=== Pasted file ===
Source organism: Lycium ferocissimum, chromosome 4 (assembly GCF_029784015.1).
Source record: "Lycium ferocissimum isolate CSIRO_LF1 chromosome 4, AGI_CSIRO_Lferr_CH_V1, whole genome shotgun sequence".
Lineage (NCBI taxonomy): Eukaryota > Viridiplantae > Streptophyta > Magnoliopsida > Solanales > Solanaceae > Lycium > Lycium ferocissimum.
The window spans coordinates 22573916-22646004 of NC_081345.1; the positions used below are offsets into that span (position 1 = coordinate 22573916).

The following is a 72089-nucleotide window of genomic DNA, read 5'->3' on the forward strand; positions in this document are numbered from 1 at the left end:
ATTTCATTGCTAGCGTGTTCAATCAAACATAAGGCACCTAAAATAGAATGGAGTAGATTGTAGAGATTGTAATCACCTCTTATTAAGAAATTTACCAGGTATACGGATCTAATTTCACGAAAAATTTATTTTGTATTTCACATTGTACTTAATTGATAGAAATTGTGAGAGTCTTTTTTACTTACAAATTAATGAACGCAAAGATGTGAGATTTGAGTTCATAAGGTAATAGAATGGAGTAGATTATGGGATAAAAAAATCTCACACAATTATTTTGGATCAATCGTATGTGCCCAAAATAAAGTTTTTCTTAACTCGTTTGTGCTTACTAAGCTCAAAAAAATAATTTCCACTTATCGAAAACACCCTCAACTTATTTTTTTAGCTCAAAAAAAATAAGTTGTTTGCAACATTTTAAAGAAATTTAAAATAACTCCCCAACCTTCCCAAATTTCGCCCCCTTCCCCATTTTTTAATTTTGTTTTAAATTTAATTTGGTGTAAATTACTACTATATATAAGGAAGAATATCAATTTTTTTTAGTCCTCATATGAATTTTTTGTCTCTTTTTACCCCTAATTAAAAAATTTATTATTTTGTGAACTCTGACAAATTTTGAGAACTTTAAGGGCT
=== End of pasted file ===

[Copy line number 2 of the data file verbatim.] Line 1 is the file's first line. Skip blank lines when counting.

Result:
Source record: "Lycium ferocissimum isolate CSIRO_LF1 chromosome 4, AGI_CSIRO_Lferr_CH_V1, whole genome shotgun sequence".